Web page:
Ha Room of One’s Own, that today’s

Ha TranMr. Ross
English 112
June 3rd,2018
Virginia Woolf and A Room of One’s Own: Writing from the Female Perspective
In A Room of One’s Own, Virginia Woolf argues that “a woman must have money and a room of her own” (Woolf 4) if she is to write fiction. Virginia Woolf ponders the plight of women throughout history, she dismissed all barriers, eradicated the prejudices of society about how to fight against the woman at this time. For women to become writers, they must have their own room. This must be a literal room and a symbolic room. This means women need space and privacy to write. They also need enough money, so they will not need a job, and they can focus on writing (Megaessays). It depicts the formation of society over the centuries, which suppresses and limits the literary potential of women. This system inhibited and confined women’s literary potential, and they stood up for women’s equality in every way, gendered values and highly intelligent women would have been met with injustice in the old social system. Therefore, to be a successful female writer it is essential to have A Room of One’s Own, that today’s room has changed cause women today, they have created for themselves the same strength as men.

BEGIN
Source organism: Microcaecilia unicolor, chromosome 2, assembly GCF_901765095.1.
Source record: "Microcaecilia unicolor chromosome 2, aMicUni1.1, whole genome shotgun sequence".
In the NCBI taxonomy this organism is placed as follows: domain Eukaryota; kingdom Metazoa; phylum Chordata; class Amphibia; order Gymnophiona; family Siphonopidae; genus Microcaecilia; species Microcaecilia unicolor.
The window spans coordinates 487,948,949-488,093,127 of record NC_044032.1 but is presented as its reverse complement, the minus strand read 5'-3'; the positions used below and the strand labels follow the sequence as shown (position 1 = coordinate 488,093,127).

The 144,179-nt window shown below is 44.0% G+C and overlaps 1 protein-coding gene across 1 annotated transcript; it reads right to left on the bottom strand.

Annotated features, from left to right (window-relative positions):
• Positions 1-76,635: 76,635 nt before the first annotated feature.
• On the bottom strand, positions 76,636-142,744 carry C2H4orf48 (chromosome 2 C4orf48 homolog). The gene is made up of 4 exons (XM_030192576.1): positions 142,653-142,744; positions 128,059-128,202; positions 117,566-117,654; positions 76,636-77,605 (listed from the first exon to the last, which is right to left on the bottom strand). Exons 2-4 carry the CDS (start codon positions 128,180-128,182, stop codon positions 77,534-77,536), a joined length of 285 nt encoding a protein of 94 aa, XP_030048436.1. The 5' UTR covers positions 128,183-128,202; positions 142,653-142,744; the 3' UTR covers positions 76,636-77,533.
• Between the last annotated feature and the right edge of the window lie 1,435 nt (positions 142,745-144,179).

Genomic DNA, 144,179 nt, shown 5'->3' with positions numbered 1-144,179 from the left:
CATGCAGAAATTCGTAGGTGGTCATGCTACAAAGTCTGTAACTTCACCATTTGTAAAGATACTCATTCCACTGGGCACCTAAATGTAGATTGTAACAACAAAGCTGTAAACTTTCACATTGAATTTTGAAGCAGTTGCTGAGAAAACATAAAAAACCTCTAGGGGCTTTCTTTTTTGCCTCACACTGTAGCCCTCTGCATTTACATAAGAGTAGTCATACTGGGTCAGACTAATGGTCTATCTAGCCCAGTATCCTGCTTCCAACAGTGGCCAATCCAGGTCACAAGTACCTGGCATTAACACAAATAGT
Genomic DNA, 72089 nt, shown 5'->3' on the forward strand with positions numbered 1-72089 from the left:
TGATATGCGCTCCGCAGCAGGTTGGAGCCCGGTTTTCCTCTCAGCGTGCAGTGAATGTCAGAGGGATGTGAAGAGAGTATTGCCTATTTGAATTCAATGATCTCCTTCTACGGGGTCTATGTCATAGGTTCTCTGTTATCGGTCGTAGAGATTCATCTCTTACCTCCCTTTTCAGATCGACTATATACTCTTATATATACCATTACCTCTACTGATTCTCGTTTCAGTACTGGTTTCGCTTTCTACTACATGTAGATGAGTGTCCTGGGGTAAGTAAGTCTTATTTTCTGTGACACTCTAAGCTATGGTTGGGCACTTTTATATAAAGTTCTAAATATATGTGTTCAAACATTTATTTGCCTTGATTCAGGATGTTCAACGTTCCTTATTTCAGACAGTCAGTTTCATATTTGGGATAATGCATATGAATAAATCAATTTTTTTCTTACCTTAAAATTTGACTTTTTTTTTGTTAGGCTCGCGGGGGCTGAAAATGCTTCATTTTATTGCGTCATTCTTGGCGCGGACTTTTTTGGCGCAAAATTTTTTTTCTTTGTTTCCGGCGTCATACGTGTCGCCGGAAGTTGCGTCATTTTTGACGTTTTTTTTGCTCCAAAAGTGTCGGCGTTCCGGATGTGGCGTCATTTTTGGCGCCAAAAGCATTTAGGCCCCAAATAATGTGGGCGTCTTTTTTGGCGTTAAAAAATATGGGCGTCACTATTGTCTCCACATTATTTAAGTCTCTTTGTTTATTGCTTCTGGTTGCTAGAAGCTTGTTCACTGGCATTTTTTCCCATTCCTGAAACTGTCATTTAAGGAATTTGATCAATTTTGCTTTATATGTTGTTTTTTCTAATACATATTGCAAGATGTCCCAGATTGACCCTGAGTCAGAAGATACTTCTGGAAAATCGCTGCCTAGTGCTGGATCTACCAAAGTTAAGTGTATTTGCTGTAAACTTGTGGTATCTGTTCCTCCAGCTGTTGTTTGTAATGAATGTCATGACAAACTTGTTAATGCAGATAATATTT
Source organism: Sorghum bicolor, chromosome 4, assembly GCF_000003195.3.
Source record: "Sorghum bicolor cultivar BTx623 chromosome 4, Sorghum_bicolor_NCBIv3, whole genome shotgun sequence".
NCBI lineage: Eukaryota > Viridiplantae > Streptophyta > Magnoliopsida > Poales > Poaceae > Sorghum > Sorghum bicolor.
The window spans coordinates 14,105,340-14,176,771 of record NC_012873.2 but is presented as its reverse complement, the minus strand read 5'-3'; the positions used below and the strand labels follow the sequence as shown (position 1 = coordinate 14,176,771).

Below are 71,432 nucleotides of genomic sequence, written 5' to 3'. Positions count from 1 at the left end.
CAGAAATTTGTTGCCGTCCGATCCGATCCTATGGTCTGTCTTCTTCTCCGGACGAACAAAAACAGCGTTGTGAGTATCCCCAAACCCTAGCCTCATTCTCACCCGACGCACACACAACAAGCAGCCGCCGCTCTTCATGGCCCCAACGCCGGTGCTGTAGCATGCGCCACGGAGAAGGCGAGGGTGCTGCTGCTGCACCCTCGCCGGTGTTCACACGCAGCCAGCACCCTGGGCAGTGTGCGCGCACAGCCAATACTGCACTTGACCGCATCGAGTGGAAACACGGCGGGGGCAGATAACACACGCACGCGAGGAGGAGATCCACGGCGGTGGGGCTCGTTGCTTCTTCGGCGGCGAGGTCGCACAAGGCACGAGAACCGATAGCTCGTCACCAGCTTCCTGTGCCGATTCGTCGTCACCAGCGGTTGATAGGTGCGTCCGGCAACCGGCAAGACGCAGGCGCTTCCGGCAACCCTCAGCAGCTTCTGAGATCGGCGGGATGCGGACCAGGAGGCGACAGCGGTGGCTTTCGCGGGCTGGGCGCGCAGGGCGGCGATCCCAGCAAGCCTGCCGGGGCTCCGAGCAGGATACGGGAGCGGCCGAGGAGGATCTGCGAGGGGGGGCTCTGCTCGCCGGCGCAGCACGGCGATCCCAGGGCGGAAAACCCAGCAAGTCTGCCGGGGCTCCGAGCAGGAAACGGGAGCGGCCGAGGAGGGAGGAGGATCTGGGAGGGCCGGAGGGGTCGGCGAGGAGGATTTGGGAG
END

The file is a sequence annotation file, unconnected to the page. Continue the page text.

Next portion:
At the beginning, the problems that Woolf speaks in A Room of One’s Own are based on a polite past on the women. Woolf builds the image of the woman in A Room of One’s Own with the necessary elements to be able to become the woman of independent writing, creative in thought and a way of developing their own life. She focuses on a series of conditions that had always been disregarded to women: leisure time, privacy, and financial independence. For mention, the fact that women are deprived of all the rights they deserve and are clearly shown in chapter one through the author’s narrative: “ladies are only admitted to the library if accompanied by a Fellow of the College or furnished with a letter of introduction” (Woolf 7- 8). This way, from the very beginning of the book, Woolf is introducing gender roles and discrimination. Women have been barred from attending school and university, or excluded by law for inheritance, or expected to marry during which their time is spent housekeeping and child rearing.